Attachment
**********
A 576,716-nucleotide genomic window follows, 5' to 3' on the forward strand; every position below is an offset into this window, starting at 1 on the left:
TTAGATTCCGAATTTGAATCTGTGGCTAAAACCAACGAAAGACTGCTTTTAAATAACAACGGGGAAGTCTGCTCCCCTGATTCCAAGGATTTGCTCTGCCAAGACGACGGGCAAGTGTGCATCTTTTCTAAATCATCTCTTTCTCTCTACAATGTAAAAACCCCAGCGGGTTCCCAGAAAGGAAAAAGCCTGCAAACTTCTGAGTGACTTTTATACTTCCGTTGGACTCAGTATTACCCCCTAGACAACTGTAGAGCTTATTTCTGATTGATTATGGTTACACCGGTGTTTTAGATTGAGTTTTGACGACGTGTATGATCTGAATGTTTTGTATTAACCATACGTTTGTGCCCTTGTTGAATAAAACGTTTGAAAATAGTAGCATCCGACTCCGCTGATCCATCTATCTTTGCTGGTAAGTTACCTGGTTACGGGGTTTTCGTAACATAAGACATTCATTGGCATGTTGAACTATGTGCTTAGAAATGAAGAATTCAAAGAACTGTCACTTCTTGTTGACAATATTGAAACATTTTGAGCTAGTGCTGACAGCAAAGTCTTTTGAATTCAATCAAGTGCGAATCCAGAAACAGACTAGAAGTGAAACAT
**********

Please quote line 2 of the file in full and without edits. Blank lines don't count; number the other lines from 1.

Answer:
TTAGATTCCGAATTTGAATCTGTGGCTAAAACCAACGAAAGACTGCTTTTAAATAACAACGGGGAAGTCTGCTCCCCTGATTCCAAGGATTTGCTCTGCCAAGACGACGGGCAAGTGTGCATCTTTTCTAAATCATCTCTTTCTCTCTACAATGTAAAAACCCCAGCGGGTTCCCAGAAAGGAAAAAGCCTGCAAACTTCTGAGTGACTTTTATACTTCCGTTGGACTCAGTATTACCCCCTAGACAACTGTAGAGCTTATTTCTGATTGATTATGGTTACACCGGTGTTTTAGATTGAGTTTTGACGACGTGTATGATCTGAATGTTTTGTATTAACCATACGTTTGTGCCCTTGTTGAATAAAACGTTTGAAAATAGTAGCATCCGACTCCGCTGATCCATCTATCTTTGCTGGTAAGTTACCTGGTTACGGGGTTTTCGTAACATAAGACATTCATTGGCATGTTGAACTATGTGCTTAGAAATGAAGAATTCAAAGAACTGTCACTTCTTGTTGACAATATTGAAACATTTTGAGCTAGTGCTGACAGCAAAGTCTTTTGAATTCAATCAAGTGCGAATCCAGAAACAGACTAGAAGTGAAACAT